Dear Mr. Sparks,
The Super Bowl was played last night. I watched with my family because they are football fans. I am clueless about the sport but I watched the halftime show and commercials.
As a grieving mom, I know that children sometimes die. It's a horrible, awful thing but it happens. It's the worst that can happen in this world but it does happen.
As a charity leader that works for a cause that sometimes includes child death, I know that awareness is very hard to raise.
Today, Nationwide Insurance is being boycotted and attacked for daring to try to help prevent the accidental deaths of children and raising awareness during the most televised event of the year. How dare they upset people like that? No, how dare the country take offense to something like that?
The media loves gossip, crime and feel-good stories. They don't often write about "downers" like dying children. This is reflected in the constant rejection that our cause gets trying to raise awareness on TV. Thankfully, some will help. But we're told "no thanks" 99 times for every "yes".
Often I am turned away for meetings and speech opportunities because Congenital Diaphragmatic Hernia is "too sad". People don't want to hear about, or acknowledge, child death.
When our charity is in contests with other charities for awareness opportunities, our cause isn't chosen. It's overlooked for more well-known, popular causes. For awareness contests. Dying babies just isn't sexy and popular.
Infant death has been a taboo subject for centuries. Child death is talked about a bit more because these children have "been in society and known to others" so the loss feels more real to outside people. You would think
that in the 21st century that we would be more enlightened and not force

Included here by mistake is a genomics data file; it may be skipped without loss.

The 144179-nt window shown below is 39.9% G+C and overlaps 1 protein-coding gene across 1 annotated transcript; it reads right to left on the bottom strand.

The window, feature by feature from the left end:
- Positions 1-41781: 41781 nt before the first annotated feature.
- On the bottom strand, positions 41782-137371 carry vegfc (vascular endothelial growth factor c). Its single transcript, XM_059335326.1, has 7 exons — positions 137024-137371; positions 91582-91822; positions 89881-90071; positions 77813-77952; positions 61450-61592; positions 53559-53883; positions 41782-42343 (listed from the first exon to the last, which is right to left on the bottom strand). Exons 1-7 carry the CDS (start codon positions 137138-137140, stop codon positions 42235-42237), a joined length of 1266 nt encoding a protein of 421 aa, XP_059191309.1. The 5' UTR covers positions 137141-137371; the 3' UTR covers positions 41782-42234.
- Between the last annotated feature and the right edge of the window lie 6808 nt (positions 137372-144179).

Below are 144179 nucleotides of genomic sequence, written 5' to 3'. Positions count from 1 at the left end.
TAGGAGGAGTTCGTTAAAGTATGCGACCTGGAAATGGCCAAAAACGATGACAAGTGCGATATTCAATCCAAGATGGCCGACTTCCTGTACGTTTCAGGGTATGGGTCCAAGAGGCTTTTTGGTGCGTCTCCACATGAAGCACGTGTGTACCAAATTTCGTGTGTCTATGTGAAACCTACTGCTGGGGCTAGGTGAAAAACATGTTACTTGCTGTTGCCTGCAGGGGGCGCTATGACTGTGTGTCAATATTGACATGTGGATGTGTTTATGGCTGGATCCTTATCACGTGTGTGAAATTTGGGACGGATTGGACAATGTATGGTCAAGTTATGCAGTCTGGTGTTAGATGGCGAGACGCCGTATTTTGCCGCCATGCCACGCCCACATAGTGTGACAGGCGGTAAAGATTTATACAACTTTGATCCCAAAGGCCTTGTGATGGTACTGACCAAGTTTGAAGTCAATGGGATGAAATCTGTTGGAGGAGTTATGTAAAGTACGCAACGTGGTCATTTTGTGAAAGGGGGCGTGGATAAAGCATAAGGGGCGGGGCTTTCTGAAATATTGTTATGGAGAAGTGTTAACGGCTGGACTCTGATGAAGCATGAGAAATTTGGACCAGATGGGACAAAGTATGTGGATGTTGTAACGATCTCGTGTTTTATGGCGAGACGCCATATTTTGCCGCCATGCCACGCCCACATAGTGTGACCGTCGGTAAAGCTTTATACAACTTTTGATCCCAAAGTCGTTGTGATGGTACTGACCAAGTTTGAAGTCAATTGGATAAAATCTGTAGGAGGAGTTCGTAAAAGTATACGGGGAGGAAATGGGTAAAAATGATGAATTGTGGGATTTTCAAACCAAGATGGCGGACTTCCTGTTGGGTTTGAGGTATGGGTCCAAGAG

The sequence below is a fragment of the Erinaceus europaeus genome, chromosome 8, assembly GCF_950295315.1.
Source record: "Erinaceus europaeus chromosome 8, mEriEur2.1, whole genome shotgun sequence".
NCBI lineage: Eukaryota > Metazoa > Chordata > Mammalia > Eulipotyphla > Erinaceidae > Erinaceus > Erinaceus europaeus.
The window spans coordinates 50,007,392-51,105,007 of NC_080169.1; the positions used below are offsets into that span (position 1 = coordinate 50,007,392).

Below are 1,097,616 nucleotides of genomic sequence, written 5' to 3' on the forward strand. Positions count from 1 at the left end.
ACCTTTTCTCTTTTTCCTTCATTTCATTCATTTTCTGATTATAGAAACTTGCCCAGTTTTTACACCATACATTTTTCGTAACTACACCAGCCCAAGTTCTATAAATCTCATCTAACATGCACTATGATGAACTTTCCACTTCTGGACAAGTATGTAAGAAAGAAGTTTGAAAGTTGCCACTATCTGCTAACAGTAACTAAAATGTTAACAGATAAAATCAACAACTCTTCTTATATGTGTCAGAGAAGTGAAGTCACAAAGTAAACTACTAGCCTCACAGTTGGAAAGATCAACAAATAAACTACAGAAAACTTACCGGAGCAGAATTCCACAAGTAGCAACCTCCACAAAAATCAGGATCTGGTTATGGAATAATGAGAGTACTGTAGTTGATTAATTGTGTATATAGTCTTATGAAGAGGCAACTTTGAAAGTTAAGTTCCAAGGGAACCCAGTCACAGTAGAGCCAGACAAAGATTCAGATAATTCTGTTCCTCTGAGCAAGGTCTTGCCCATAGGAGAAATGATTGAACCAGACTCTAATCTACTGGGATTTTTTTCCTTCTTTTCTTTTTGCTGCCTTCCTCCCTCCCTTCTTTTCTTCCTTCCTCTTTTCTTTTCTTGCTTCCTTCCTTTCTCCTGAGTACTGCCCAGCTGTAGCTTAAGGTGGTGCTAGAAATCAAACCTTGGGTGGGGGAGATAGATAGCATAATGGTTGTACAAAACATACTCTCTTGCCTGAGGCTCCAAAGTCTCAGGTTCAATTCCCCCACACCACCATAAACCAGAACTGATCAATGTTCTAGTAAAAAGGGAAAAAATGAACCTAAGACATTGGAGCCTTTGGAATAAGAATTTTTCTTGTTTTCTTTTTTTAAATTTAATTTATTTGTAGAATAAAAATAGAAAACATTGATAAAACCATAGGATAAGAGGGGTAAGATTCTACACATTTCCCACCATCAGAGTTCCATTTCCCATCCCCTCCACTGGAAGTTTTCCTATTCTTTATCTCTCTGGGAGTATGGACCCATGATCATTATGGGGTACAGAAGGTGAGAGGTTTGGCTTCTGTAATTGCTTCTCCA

families to pretend their children didn't exist and their deaths didn't
But here we are, in 2015, and our country isn't in an uproar that children are drowning in bathtubs, being strangled on playgrounds, overdosing on their parents medications or being poisoned from household cleaners. Our country is in an uproar because the commercial scared people into thinking child death could happen to them and that's what they are really upset about. How dare a company make them think of such awful things? Even if it is a possibility? Even if that company is trying to save lives?
Yet other commercials that included disabled children were celebrated. Sick children are ok, if it's a socially acceptable and well-known cause like cancer or prematurity. But death... don't ever speak about child death, even if to try to prevent it. It's not a "feel good" story. Unless it involves gun death and then it's a politically charged story that makes for good ratings. Those poor children who have the misfortune to die from other accidents or medical conditions... they don't deserve awareness because it's politically incorrect to upset anyone.
800 children die from CDH every single year in the United States. Where is their news coverage?
If the commercial had been about stopping puppies from drowning, it would have won CLIO Awards.
As a grieving parent who has lost a child, was it hard for me to watch? Absolutely. But Nationwide didn't need to remind me what my child missed out on in life. I live with that every day. Of course I cringed when I saw the commercial, who didn't? But if it saves one life, or a thousand lives of children and prevents other parents from grieving like me.... I can't just think of myself and my feelings. Make me cry a million times if it will save other children.
As a parent who has lost a child, let me say that parents WANT and NEED awareness for whatever took their children. I doubt a single parent who lost a child to an accident is going to boycott Nationwide. I doubt any person with a heart for children who wants to save any child from losing their life to any cause, is going to boycott Nationwide.
What happened to compassion in our country? Why is the gut reaction "Do not upset ME with that stuff!" instead of "What can I do to help save children?". To me, that is far more disturbing than any commercial could ever be.
Regardless of how people feel about this commercial, it raised awareness and for that I say, "KUDOS!" to Nationwide. Your courage and compassion may very well save the lives of children and I applaud and respect your choice to make this commercial.
Whew! Thank you for letting me vent, Mr. Sparks. I know you understand the need for awareness because of the characters in your books.
But do you see what we are up against as a charity? It is so hard to raise awareness for our children at all. A cause barely known is even harder. Our children need your voice.
Dawn M. Torrence Williamson
Shane's grieving mom